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README.md

Cloud SQL Module

This module creates a Google Cloud SQL cluster. The cluster is managed by Google, automating backups, replication, patches, and updates.

This module helps you run MySQL and PostgreSQL databases in Google Cloud.

How do you use this module?

See the examples folder for an example.

How do you configure this module?

This module allows you to configure a number of parameters, such as high availability, backup windows, maintenance window and replicas. For a list of all available variables and their descriptions, see variables.tf.

How do you connect to the database?

Cloud SQL instances are created in a producer network (a VPC network internal to Google). They are not created in your VPC network. See https://cloud.google.com/sql/docs/mysql/private-ip

You can use both public IP and private IP to connect to a Cloud SQL instance. Neither connection method affects the other; you must protect the public IP connection whether the instance is configured to use private IP or not.

You can also use the Cloud SQL Proxy for MySQL and Cloud SQL Proxy for PostgreSQL to connect to an instance that is also configured to use private IP. The proxy can connect using either the private IP address or a public IP address.

This module provides the connection details as Terraform output variables. Use the public / private addresses depending on your configuration:

  1. Master Public IP Address master_public_ip_address: The public IPv4 address of the master instance.
  2. Master Private IP Address master_private_ip_address: The private IPv4 address of the master instance.
  3. Master Proxy connection master_proxy_connection: Instance path for connecting with Cloud SQL Proxy; see Connecting mysql Client Using the Cloud SQL Proxy.
  4. Read Replica Public IP Addresses read_replica_public_ip_addresses: A list of read replica public IP addresses in the cluster. Use these addresses for reads (see "How do you scale this database?" below).
  5. Read Replica Private IP Addresses read_replica_private_ip_addresses: A list of read replica private IP addresses in the cluster. Use these addresses for reads (see "How do you scale this database?" below).
  6. Read Replica Proxy Connections read_replica_proxy_connections: A list of instance paths for connecting with Cloud SQL Proxy; see Connecting Using the Cloud SQL Proxy.

You can programmatically extract these variables in your Terraform templates and pass them to other resources. You'll also see the variables at the end of each terraform apply call or if you run terraform output.

For full connectivity options and detailed documentation, see Connecting to Cloud SQL MySQL from External Applications and Connecting to Cloud SQL PostgreSQL from External Applications.

How do you configure High Availability?

You can enable High Availability using the enable_failover_replica input variable.

High Availability for MySQL

The configuration is made up of a primary instance (master) in the primary zone (master_zone input variable) and a failover replica in the secondary zone (failover_replica_zone input variable). The failover replica is configured with the same database flags, users and passwords, authorized applications and networks, and databases as the primary instance.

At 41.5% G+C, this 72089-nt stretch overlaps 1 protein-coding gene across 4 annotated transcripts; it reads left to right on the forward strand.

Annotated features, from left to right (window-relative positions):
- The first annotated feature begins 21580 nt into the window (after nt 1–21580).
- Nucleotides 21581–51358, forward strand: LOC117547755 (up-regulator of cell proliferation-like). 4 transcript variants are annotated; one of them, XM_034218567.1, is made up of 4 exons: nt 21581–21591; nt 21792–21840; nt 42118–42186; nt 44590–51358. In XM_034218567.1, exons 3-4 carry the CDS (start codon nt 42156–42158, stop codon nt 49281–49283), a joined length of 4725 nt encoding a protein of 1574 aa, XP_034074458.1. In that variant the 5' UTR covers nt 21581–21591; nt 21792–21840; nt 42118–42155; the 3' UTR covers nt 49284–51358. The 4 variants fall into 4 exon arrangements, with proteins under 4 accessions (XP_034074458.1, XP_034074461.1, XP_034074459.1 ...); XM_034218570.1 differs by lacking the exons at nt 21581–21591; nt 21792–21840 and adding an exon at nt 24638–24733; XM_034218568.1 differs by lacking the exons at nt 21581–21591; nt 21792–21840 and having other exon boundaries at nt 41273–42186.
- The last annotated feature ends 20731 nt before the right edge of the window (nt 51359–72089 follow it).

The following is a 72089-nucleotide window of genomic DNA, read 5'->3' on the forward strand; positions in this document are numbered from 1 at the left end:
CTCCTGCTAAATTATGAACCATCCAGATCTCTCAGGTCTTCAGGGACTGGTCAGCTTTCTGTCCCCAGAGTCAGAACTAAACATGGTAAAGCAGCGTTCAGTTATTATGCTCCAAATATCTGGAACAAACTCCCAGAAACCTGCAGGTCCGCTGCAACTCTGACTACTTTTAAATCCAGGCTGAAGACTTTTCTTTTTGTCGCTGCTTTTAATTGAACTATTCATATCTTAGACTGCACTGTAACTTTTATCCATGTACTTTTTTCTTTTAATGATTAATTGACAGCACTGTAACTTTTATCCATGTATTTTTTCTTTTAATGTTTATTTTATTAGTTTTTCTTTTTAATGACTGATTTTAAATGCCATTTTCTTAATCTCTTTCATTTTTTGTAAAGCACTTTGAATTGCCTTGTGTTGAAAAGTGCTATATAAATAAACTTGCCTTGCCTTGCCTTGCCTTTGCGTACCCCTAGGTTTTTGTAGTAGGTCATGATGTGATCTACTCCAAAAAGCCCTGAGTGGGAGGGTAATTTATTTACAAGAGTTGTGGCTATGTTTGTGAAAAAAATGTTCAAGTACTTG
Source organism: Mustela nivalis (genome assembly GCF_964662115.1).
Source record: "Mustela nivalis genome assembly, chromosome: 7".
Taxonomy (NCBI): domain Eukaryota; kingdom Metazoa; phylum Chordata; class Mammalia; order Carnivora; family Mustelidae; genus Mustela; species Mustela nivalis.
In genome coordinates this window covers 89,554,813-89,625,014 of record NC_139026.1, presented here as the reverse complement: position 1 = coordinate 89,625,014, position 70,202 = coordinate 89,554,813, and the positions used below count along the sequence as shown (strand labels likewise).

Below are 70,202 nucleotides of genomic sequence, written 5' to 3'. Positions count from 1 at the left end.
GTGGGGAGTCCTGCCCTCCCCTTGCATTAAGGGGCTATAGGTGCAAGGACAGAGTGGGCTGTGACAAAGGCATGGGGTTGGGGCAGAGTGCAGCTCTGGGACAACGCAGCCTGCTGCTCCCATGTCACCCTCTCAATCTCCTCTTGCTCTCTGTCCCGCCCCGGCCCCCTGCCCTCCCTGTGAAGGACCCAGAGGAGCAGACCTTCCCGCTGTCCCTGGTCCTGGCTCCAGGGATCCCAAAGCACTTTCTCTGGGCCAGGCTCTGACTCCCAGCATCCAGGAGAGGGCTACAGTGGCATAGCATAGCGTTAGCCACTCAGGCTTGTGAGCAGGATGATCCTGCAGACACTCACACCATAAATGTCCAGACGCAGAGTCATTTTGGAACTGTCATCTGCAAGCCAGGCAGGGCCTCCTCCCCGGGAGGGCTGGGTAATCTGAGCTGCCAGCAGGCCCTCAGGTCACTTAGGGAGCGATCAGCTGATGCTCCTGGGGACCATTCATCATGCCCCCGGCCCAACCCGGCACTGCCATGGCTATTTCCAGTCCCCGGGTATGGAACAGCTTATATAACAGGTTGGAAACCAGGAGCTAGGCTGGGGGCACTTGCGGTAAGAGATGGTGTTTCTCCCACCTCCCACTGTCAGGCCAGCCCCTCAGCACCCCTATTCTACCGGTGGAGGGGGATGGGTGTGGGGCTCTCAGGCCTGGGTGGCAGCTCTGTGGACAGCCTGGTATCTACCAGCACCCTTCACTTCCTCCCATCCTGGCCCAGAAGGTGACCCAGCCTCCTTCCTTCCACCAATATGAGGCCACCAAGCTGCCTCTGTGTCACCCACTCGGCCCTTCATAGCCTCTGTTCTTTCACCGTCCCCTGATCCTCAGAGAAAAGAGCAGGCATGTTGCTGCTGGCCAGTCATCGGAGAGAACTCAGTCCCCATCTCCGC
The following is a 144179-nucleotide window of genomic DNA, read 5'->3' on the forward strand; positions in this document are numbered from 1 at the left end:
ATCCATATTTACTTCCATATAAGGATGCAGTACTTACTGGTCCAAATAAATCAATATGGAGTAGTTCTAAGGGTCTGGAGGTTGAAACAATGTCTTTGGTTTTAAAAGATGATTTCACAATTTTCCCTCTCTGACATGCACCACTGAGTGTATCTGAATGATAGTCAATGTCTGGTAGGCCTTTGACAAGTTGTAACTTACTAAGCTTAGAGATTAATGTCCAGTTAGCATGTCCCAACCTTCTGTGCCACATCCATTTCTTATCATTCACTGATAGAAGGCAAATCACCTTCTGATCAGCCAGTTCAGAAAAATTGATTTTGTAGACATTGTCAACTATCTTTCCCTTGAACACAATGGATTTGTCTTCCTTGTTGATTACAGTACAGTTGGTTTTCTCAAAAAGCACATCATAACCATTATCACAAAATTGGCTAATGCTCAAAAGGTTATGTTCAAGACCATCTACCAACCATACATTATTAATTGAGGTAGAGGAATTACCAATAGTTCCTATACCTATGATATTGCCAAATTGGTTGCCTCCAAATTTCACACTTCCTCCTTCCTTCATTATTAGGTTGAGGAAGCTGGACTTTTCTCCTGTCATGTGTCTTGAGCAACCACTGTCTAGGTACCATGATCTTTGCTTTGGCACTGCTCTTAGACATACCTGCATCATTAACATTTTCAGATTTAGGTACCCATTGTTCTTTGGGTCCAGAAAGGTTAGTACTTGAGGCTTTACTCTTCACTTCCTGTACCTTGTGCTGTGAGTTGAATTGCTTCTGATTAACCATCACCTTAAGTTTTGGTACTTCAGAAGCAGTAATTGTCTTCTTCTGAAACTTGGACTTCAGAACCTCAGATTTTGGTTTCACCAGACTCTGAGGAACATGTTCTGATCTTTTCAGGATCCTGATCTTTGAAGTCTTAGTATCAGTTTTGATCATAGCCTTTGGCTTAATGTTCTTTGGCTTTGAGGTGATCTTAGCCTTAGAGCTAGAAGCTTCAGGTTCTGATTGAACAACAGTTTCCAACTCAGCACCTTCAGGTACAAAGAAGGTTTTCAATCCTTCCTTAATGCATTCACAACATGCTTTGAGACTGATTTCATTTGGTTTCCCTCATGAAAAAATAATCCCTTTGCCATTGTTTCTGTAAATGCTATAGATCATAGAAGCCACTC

For full details about MySQL High Availability, see https://cloud.google.com/sql/docs/mysql/high-availability

High Availability for PostgreSQL

A Cloud SQL PostgreSQL instance configured for HA is also called a regional instance and is located in a primary and secondary zone within the configured region. Within a regional instance, the configuration is made up of a primary instance (master) and a standby instance. You control the primary zone for the master instance with input variable master_zone and Google will automatically place the standby instance in another zone.

For full details about PostgreSQL High Availability, see https://cloud.google.com/sql/docs/postgres/high-availability

How do you secure this database?

Cloud SQL customer data is encrypted when stored in database tables, temporary files, and backups. External connections can be encrypted by using SSL, or by using the Cloud SQL Proxy, which automatically encrypts traffic to and from the database. If you do not use the proxy, you can enforce SSL for external connections using the require_ssl input variable.

For further information, see https://cloud.google.com/blog/products/gcp/best-practices-for-securing-your-google-cloud-databases and https://cloud.google.com/sql/faq#encryption

How do you scale this database?

  • Storage: Cloud SQL manages storage for you, automatically growing cluster volume up to 10TB You can set the initial disk size using the disk_size input variable.
  • Vertical scaling: To scale vertically (i.e. bigger DB instances with more CPU and RAM), use the machine_type input variable. For a list of Cloud SQL Machine Types, see Cloud SQL Pricing.
  • Horizontal scaling: To scale horizontally, you can add more replicas using the num_read_replicas and read_replica_zones input variables, and the module will automatically deploy the new instances, sync them to the master, and make them available as read replicas.

Known Issues

Instance Recovery

Due to limitations on the current terraform provider for Google, it is not possible to restore backups with terraform.

See https://github.com/terraform-providers/terraform-provider-google/issues/2446

Read Replica and IP Addresses Outputs

Retrieving and outputting distinct values from list of maps is not possible with resources using count prior to terraform 0.12. Instead we have to output the values JSON encoded - for example read_replica_server_ca_certs. For full details of the outputs and their format, see outputs.tf.

See https://github.com/hashicorp/terraform/issues/17048

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